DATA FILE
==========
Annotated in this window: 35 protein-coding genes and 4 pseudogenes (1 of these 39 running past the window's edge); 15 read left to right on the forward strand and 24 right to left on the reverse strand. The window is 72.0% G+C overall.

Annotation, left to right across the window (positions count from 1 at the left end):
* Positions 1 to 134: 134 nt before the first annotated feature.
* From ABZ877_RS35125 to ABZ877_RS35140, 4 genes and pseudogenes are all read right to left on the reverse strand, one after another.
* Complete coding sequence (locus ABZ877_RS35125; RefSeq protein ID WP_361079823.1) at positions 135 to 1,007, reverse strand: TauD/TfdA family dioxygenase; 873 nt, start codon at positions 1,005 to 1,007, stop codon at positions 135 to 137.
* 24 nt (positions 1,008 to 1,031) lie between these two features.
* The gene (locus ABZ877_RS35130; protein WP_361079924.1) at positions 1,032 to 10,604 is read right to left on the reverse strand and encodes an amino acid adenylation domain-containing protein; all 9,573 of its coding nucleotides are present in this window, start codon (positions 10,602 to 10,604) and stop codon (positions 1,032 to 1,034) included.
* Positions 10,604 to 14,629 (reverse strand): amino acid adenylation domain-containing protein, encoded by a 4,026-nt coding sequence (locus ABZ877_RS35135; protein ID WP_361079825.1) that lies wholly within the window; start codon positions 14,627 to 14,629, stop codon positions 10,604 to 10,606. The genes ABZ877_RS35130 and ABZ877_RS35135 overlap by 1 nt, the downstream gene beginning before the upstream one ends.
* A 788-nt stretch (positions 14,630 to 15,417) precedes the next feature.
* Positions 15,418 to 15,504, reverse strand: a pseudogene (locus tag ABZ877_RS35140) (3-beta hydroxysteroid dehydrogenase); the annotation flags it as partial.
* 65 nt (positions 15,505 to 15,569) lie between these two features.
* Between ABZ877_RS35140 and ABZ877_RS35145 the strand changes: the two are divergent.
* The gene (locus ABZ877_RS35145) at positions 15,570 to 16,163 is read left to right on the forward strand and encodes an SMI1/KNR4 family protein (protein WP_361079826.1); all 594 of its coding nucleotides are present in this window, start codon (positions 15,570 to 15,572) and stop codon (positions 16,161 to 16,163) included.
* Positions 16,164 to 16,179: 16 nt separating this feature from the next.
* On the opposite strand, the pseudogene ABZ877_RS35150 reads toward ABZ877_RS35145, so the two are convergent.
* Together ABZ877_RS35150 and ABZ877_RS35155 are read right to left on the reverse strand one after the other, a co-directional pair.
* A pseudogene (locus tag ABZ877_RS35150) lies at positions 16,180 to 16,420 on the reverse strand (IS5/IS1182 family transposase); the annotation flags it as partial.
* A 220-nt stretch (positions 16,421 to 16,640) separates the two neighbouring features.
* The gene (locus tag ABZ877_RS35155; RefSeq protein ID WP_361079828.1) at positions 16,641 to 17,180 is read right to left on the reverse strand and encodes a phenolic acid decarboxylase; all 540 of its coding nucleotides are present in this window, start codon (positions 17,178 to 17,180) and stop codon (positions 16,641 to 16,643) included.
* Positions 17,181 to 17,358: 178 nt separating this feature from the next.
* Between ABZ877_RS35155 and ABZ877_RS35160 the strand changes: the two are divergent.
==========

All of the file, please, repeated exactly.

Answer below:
Annotated in this window: 35 protein-coding genes and 4 pseudogenes (1 of these 39 running past the window's edge); 15 read left to right on the forward strand and 24 right to left on the reverse strand. The window is 72.0% G+C overall.

Annotation, left to right across the window (positions count from 1 at the left end):
* Positions 1 to 134: 134 nt before the first annotated feature.
* From ABZ877_RS35125 to ABZ877_RS35140, 4 genes and pseudogenes are all read right to left on the reverse strand, one after another.
* Complete coding sequence (locus ABZ877_RS35125; RefSeq protein ID WP_361079823.1) at positions 135 to 1,007, reverse strand: TauD/TfdA family dioxygenase; 873 nt, start codon at positions 1,005 to 1,007, stop codon at positions 135 to 137.
* 24 nt (positions 1,008 to 1,031) lie between these two features.
* The gene (locus ABZ877_RS35130; protein WP_361079924.1) at positions 1,032 to 10,604 is read right to left on the reverse strand and encodes an amino acid adenylation domain-containing protein; all 9,573 of its coding nucleotides are present in this window, start codon (positions 10,602 to 10,604) and stop codon (positions 1,032 to 1,034) included.
* Positions 10,604 to 14,629 (reverse strand): amino acid adenylation domain-containing protein, encoded by a 4,026-nt coding sequence (locus ABZ877_RS35135; protein ID WP_361079825.1) that lies wholly within the window; start codon positions 14,627 to 14,629, stop codon positions 10,604 to 10,606. The genes ABZ877_RS35130 and ABZ877_RS35135 overlap by 1 nt, the downstream gene beginning before the upstream one ends.
* A 788-nt stretch (positions 14,630 to 15,417) precedes the next feature.
* Positions 15,418 to 15,504, reverse strand: a pseudogene (locus tag ABZ877_RS35140) (3-beta hydroxysteroid dehydrogenase); the annotation flags it as partial.
* 65 nt (positions 15,505 to 15,569) lie between these two features.
* Between ABZ877_RS35140 and ABZ877_RS35145 the strand changes: the two are divergent.
* The gene (locus ABZ877_RS35145) at positions 15,570 to 16,163 is read left to right on the forward strand and encodes an SMI1/KNR4 family protein (protein WP_361079826.1); all 594 of its coding nucleotides are present in this window, start codon (positions 15,570 to 15,572) and stop codon (positions 16,161 to 16,163) included.
* Positions 16,164 to 16,179: 16 nt separating this feature from the next.
* On the opposite strand, the pseudogene ABZ877_RS35150 reads toward ABZ877_RS35145, so the two are convergent.
* Together ABZ877_RS35150 and ABZ877_RS35155 are read right to left on the reverse strand one after the other, a co-directional pair.
* A pseudogene (locus tag ABZ877_RS35150) lies at positions 16,180 to 16,420 on the reverse strand (IS5/IS1182 family transposase); the annotation flags it as partial.
* A 220-nt stretch (positions 16,421 to 16,640) separates the two neighbouring features.
* The gene (locus tag ABZ877_RS35155; RefSeq protein ID WP_361079828.1) at positions 16,641 to 17,180 is read right to left on the reverse strand and encodes a phenolic acid decarboxylase; all 540 of its coding nucleotides are present in this window, start codon (positions 17,178 to 17,180) and stop codon (positions 16,641 to 16,643) included.
* Positions 17,181 to 17,358: 178 nt separating this feature from the next.
* Between ABZ877_RS35155 and ABZ877_RS35160 the strand changes: the two are divergent.